Responsive website

reeds-barn

The Future is Now
Years ago having a website was optional. Today it’s a given. Customers are increasingly using their mobile devices to visit your website. They are more comfortable with the technology and demand more website features.

85% of mobile phones sold in 2011 were web enabled
Many of these web-enabled phones render the full website on their small screen. Users zoom in and out to read portions of the web page. While it’s an impressive solution from the manufacturers’ point of view, for the customers it can be a frustrating experience. They have to resize the site to read different sections, and can have a hard time using small buttons that are intended for interaction with a mouse rather than for a finger on a touchscreen.

25% of web users are mobile only
It’s now possible to easily address these frustrating user interface issues thanks to advances in the field of website design. While in the past it was necessary to have a separate mobile version of the site, it’s now easy to maintain one site that serves many needs. The solution is a responsive website.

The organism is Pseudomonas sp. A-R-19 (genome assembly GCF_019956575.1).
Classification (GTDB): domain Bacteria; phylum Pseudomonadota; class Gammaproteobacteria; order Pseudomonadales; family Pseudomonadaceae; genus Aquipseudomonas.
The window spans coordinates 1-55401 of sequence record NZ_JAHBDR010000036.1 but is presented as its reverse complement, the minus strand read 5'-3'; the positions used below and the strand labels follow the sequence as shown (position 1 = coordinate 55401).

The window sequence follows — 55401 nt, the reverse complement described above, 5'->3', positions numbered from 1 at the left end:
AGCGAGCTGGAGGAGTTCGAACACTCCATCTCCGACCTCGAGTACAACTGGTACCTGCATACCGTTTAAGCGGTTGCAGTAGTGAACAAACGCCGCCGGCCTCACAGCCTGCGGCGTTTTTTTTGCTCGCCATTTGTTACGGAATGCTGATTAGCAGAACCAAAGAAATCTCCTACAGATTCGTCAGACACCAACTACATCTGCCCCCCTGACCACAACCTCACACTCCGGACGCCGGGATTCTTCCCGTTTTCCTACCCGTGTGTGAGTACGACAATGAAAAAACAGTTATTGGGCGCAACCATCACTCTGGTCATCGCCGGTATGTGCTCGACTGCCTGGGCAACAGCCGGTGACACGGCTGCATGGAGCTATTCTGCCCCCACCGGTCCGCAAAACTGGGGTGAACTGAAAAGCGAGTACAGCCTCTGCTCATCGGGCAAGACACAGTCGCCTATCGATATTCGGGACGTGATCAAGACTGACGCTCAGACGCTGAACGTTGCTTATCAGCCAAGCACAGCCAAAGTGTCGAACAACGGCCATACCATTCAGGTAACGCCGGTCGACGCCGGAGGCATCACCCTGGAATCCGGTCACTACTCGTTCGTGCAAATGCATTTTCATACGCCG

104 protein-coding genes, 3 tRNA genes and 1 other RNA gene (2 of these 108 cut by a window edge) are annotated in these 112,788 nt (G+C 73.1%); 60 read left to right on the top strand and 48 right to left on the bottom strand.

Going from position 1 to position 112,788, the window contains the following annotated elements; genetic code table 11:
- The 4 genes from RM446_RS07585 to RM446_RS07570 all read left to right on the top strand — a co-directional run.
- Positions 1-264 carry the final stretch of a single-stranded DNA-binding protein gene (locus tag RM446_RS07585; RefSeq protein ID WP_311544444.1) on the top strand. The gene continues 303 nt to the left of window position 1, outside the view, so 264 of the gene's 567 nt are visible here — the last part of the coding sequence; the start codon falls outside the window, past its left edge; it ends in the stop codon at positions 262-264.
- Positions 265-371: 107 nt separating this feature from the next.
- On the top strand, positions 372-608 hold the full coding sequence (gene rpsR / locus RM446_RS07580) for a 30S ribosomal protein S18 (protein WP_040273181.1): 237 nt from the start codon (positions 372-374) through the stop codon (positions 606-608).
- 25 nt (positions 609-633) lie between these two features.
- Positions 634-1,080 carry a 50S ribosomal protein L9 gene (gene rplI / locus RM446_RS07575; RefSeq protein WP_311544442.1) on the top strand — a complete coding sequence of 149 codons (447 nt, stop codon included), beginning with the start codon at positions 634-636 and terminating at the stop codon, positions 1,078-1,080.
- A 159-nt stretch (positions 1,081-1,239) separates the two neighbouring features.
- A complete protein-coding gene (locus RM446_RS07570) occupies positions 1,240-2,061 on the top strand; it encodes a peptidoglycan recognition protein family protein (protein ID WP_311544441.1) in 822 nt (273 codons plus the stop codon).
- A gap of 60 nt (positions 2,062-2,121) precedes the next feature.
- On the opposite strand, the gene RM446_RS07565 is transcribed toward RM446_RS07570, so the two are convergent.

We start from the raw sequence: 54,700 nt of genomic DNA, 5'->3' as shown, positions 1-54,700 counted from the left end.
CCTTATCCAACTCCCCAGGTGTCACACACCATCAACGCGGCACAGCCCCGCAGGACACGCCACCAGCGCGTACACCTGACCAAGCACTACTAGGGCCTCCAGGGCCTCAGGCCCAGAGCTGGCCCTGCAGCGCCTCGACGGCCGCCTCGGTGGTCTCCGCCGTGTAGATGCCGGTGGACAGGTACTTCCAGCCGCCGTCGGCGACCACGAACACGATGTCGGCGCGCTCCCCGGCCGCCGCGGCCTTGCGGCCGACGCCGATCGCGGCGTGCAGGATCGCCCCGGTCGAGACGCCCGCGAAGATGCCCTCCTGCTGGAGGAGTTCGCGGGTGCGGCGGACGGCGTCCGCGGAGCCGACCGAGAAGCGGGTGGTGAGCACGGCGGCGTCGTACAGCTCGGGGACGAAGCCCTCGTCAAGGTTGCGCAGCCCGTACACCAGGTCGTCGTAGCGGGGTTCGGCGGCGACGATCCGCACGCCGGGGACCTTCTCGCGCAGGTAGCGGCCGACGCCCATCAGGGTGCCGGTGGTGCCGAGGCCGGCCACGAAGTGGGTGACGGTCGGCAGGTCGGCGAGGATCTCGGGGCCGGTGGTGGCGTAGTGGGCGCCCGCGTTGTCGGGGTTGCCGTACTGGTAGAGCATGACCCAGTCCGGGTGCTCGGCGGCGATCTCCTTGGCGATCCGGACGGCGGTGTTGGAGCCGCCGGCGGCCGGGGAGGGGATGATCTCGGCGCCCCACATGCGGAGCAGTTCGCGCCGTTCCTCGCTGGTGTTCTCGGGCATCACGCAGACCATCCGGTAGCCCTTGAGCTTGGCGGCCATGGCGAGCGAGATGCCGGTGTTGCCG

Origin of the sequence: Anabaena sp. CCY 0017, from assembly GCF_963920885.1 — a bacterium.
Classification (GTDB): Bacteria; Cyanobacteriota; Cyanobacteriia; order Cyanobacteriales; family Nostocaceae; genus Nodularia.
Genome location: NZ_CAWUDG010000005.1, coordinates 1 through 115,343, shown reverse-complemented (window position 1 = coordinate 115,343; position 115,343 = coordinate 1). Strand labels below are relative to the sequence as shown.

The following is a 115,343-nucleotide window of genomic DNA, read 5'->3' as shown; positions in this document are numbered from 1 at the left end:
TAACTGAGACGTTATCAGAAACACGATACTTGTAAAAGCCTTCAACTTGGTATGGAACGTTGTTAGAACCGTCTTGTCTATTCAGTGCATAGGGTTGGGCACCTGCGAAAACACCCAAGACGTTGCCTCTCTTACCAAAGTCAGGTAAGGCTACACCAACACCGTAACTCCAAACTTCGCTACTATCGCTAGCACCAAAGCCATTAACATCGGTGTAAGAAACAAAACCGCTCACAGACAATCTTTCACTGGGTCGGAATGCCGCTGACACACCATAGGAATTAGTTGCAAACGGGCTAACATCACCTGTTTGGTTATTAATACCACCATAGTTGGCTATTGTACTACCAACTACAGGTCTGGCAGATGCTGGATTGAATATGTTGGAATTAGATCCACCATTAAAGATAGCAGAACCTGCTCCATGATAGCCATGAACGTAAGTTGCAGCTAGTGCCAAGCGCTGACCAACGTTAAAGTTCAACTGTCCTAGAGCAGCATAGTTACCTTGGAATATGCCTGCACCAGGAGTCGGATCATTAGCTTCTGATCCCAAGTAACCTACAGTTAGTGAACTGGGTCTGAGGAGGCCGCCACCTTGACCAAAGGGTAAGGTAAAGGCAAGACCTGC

What is a responsive website?
A responsive website changes its appearance and layout based on the size of the screen the website is displayed on. Responsive sites can be designed to make the text on the page larger and easier to read on smaller screens. They can also be configured to make the buttons on the phone’s screen easier to press. More sophisticated ways of using responsive design on a mobile device include: formatting the website to hide or present entirely different information, radically changing the graphics and colors, or even reducing the site to emphasize just its most important piece.

Responsive websites aren’t a costly investment
In many cases an existing website can be upgraded. If it has been more than 2 years since you refreshed your website, it’s time to start thinking about an overhaul. Content Management Systems are much more robust than they were several years ago, and provide many new features for you and your users. Content Management Systems also empower you to make changes to the site’s content without extensive knowledge of HTML. In addition, some older features are becoming outdated. If your site uses Flash, many phones don’t currently support it, meaning that customers won’t be able to see your content. Adobe, the manufacturer of the Flash platform just laid off 750 employees and is shuttering one of their divisions responsible for the development of Flash for mobile devices.